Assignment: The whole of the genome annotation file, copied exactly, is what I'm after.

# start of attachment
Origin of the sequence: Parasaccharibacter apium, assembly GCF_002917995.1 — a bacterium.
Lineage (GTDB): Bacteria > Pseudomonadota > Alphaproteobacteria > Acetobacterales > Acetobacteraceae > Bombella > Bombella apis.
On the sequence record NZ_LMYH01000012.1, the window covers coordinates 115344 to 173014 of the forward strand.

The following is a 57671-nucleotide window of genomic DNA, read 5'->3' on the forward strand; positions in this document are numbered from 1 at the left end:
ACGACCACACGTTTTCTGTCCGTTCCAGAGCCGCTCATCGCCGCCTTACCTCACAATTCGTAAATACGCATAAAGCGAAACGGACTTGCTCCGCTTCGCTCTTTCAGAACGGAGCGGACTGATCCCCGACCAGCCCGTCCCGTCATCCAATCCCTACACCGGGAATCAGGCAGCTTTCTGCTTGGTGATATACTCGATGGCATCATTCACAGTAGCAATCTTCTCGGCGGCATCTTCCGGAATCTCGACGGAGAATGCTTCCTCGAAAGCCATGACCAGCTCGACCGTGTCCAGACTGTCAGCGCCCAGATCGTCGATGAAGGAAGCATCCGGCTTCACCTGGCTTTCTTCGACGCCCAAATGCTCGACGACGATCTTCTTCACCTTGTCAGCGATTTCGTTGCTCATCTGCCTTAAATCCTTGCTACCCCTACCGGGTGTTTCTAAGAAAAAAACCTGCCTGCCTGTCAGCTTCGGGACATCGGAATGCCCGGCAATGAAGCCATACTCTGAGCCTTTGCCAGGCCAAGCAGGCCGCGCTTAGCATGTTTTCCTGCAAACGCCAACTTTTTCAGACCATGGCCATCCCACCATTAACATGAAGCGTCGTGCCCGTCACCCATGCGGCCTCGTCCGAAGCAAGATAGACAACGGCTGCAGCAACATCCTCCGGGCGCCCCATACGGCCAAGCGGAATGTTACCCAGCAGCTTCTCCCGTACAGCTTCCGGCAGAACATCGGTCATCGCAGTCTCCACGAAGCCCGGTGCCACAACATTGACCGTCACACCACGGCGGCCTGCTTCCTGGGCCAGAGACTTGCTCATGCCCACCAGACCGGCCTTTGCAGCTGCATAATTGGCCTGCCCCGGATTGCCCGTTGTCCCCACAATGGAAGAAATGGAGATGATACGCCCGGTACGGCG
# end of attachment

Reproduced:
Origin of the sequence: Parasaccharibacter apium, assembly GCF_002917995.1 — a bacterium.
Lineage (GTDB): Bacteria > Pseudomonadota > Alphaproteobacteria > Acetobacterales > Acetobacteraceae > Bombella > Bombella apis.
On the sequence record NZ_LMYH01000012.1, the window covers coordinates 115344 to 173014 of the forward strand.

The following is a 57671-nucleotide window of genomic DNA, read 5'->3' on the forward strand; positions in this document are numbered from 1 at the left end:
ACGACCACACGTTTTCTGTCCGTTCCAGAGCCGCTCATCGCCGCCTTACCTCACAATTCGTAAATACGCATAAAGCGAAACGGACTTGCTCCGCTTCGCTCTTTCAGAACGGAGCGGACTGATCCCCGACCAGCCCGTCCCGTCATCCAATCCCTACACCGGGAATCAGGCAGCTTTCTGCTTGGTGATATACTCGATGGCATCATTCACAGTAGCAATCTTCTCGGCGGCATCTTCCGGAATCTCGACGGAGAATGCTTCCTCGAAAGCCATGACCAGCTCGACCGTGTCCAGACTGTCAGCGCCCAGATCGTCGATGAAGGAAGCATCCGGCTTCACCTGGCTTTCTTCGACGCCCAAATGCTCGACGACGATCTTCTTCACCTTGTCAGCGATTTCGTTGCTCATCTGCCTTAAATCCTTGCTACCCCTACCGGGTGTTTCTAAGAAAAAAACCTGCCTGCCTGTCAGCTTCGGGACATCGGAATGCCCGGCAATGAAGCCATACTCTGAGCCTTTGCCAGGCCAAGCAGGCCGCGCTTAGCATGTTTTCCTGCAAACGCCAACTTTTTCAGACCATGGCCATCCCACCATTAACATGAAGCGTCGTGCCCGTCACCCATGCGGCCTCGTCCGAAGCAAGATAGACAACGGCTGCAGCAACATCCTCCGGGCGCCCCATACGGCCAAGCGGAATGTTACCCAGCAGCTTCTCCCGTACAGCTTCCGGCAGAACATCGGTCATCGCAGTCTCCACGAAGCCCGGTGCCACAACATTGACCGTCACACCACGGCGGCCTGCTTCCTGGGCCAGAGACTTGCTCATGCCCACCAGACCGGCCTTTGCAGCTGCATAATTGGCCTGCCCCGGATTGCCCGTTGTCCCCACAATGGAAGAAATGGAGATGATACGCCCGGTACGGCG